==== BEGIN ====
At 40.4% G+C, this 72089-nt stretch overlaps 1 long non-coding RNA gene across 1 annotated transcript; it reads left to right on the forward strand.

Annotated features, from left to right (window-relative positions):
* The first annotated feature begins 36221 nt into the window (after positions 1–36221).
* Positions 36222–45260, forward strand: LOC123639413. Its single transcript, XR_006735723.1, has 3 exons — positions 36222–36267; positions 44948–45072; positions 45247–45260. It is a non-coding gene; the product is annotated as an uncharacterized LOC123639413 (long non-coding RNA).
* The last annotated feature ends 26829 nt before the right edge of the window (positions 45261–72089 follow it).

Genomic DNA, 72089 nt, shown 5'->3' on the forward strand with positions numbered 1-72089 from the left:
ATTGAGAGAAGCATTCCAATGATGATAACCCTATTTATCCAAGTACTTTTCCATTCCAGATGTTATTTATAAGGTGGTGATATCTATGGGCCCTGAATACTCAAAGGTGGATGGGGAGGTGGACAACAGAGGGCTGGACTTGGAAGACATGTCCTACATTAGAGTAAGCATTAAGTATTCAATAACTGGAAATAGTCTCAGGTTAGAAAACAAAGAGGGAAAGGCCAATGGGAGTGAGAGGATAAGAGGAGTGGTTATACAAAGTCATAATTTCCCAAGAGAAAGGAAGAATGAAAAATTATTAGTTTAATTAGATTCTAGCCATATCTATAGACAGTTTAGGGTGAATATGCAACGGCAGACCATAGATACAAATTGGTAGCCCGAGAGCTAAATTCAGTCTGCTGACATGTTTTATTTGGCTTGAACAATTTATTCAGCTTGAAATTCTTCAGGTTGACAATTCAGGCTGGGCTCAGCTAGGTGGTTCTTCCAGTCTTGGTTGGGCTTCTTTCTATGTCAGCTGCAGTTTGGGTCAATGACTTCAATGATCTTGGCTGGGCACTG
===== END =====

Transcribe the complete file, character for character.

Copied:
At 40.4% G+C, this 72089-nt stretch overlaps 1 long non-coding RNA gene across 1 annotated transcript; it reads left to right on the forward strand.

Annotated features, from left to right (window-relative positions):
* The first annotated feature begins 36221 nt into the window (after positions 1–36221).
* Positions 36222–45260, forward strand: LOC123639413. Its single transcript, XR_006735723.1, has 3 exons — positions 36222–36267; positions 44948–45072; positions 45247–45260. It is a non-coding gene; the product is annotated as an uncharacterized LOC123639413 (long non-coding RNA).
* The last annotated feature ends 26829 nt before the right edge of the window (positions 45261–72089 follow it).

Genomic DNA, 72089 nt, shown 5'->3' on the forward strand with positions numbered 1-72089 from the left:
ATTGAGAGAAGCATTCCAATGATGATAACCCTATTTATCCAAGTACTTTTCCATTCCAGATGTTATTTATAAGGTGGTGATATCTATGGGCCCTGAATACTCAAAGGTGGATGGGGAGGTGGACAACAGAGGGCTGGACTTGGAAGACATGTCCTACATTAGAGTAAGCATTAAGTATTCAATAACTGGAAATAGTCTCAGGTTAGAAAACAAAGAGGGAAAGGCCAATGGGAGTGAGAGGATAAGAGGAGTGGTTATACAAAGTCATAATTTCCCAAGAGAAAGGAAGAATGAAAAATTATTAGTTTAATTAGATTCTAGCCATATCTATAGACAGTTTAGGGTGAATATGCAACGGCAGACCATAGATACAAATTGGTAGCCCGAGAGCTAAATTCAGTCTGCTGACATGTTTTATTTGGCTTGAACAATTTATTCAGCTTGAAATTCTTCAGGTTGACAATTCAGGCTGGGCTCAGCTAGGTGGTTCTTCCAGTCTTGGTTGGGCTTCTTTCTATGTCAGCTGCAGTTTGGGTCAATGACTTCAATGATCTTGGCTGGGCACTG